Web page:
Source: Amtliche Nachrichten des Reichs-Versicherungsamts, 1910. I Beiheft. III Teil. Gewerbe-Unfall

statistik für das Jahr 1907, pp. 5 to 153.)
INDUSTRIAL ACCIDENT ASSOCIATIONS.I

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TABLE 13.-RESULT OF THE INJURIES: PER CENT OF PERSONS KILLED OR INJURED WHO WERE COMPENSATED FOR THE FIRST TIME IN 1896 AND 1904, BY RESULT OF INJURY AND BY INDUSTRY GROUPS-Continued.

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1896.

206 cases:

1897 1828. 1899. 1900.

6.80
6. SO
6.79
6.31

0.97 32.04 13. 11
1. 46 41.26 18. 44
1. 46 27.67 12.13
2. 43 38.35 14.56

0.48
.97

5.82
4.37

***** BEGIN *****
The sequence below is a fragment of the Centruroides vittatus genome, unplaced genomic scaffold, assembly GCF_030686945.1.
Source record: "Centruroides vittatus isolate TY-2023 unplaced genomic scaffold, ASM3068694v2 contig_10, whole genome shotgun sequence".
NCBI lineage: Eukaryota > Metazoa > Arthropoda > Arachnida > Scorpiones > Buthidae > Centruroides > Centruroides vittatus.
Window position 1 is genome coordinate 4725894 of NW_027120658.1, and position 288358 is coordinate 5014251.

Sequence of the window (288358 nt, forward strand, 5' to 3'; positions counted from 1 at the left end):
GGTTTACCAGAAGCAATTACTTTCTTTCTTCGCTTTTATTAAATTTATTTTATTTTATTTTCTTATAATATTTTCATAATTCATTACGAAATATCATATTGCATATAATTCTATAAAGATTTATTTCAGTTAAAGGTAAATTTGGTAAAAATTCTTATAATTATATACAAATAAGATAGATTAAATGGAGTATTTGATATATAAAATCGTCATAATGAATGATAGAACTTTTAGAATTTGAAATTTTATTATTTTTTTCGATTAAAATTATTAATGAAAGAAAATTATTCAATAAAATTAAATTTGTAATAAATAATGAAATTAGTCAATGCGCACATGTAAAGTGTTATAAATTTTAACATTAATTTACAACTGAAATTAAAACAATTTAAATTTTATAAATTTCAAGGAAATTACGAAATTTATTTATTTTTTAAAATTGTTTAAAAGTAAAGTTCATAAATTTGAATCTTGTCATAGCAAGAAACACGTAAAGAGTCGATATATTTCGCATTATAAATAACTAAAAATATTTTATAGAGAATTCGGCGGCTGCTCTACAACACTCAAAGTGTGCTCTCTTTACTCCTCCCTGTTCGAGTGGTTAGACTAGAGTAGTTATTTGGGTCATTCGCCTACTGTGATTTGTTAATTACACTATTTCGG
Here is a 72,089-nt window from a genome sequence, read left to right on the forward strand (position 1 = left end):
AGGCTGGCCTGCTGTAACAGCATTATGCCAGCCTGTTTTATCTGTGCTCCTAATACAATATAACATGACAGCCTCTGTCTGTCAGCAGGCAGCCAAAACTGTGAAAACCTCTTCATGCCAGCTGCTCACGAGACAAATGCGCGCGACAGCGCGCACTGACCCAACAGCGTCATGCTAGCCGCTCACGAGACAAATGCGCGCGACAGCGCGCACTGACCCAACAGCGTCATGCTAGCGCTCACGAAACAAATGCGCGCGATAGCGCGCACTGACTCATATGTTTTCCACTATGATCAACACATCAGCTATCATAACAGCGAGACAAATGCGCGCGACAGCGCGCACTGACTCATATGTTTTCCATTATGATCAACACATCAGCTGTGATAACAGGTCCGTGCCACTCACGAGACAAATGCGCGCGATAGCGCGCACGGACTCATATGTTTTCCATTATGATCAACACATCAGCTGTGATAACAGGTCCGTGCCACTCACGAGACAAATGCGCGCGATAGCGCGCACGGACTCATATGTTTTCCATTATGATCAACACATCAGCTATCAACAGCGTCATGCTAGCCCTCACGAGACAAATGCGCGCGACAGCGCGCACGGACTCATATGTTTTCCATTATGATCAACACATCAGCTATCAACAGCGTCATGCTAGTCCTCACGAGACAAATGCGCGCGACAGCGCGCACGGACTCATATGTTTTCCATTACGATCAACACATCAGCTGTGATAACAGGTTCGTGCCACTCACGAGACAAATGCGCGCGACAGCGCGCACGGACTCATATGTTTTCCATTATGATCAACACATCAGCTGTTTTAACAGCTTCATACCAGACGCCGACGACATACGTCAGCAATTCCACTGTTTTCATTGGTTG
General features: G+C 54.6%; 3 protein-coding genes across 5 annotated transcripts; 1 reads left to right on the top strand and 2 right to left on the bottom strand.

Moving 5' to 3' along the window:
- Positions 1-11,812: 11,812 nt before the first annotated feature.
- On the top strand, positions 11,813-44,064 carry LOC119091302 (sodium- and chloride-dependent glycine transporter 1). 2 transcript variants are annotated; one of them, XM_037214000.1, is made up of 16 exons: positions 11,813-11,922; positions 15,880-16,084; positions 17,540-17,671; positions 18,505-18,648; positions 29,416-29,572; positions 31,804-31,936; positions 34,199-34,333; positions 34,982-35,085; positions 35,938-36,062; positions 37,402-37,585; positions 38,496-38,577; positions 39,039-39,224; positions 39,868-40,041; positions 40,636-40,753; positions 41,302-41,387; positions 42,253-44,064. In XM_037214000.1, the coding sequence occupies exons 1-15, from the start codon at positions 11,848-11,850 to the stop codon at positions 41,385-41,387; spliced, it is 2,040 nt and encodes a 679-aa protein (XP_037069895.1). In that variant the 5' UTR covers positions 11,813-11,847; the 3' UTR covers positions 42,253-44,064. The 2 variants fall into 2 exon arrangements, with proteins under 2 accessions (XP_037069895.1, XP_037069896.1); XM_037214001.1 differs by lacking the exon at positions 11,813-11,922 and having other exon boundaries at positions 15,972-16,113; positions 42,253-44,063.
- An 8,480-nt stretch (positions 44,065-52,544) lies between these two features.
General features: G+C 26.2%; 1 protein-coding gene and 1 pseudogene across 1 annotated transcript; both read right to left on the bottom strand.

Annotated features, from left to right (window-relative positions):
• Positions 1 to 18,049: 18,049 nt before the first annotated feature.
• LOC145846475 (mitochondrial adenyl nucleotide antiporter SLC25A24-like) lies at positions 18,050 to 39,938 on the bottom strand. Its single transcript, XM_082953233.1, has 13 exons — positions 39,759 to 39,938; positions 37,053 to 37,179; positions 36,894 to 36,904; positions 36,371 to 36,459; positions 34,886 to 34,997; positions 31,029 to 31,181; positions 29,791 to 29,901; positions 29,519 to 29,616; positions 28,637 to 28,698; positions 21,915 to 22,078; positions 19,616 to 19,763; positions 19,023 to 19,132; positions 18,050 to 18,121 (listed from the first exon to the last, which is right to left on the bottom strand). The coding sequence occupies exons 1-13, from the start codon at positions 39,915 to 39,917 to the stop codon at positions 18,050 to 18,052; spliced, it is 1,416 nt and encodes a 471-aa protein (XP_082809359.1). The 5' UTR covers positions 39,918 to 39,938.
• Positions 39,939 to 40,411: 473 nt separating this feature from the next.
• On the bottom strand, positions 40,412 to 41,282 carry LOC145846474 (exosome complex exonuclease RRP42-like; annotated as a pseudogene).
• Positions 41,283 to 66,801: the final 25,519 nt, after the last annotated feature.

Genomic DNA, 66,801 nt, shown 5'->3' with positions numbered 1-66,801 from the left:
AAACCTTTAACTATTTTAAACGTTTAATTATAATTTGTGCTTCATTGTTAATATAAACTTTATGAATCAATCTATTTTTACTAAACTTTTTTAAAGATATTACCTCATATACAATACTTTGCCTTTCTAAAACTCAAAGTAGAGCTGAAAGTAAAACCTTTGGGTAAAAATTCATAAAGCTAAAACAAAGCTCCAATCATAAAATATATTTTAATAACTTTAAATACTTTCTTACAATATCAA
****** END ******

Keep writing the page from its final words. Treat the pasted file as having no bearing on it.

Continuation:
3. 40
3. 40

6.31 57.28 3. 40 19.90
1. 46 65.53 18. 93 4.37
1. 46 44.66 34. 47 9.22
.49 56.80 33.49 .97

9.71
1.94
3. 40

1. 46 34.95

20. 21 47.09 34. 46

1904.

343 cases:

1905..
1903)
1907
1908.

58
29

5.83
5.51
5. 54
.54

1.17 20.70 16.62

29 23. 02 11.08
29 22. 45 9. 91
58 21. 28

8. 75

2. 92
2. 33
1. 46
1,171

87 41.11 15. 16 26.82
58 37.61 37.611 16. 33
.58 34. 40 45.19 11.95
.58 31.78 48. 40 11. 66|

7.58
2.33
2. 03
2.04

1.75 51.89

56. 56 59. 77 62, 10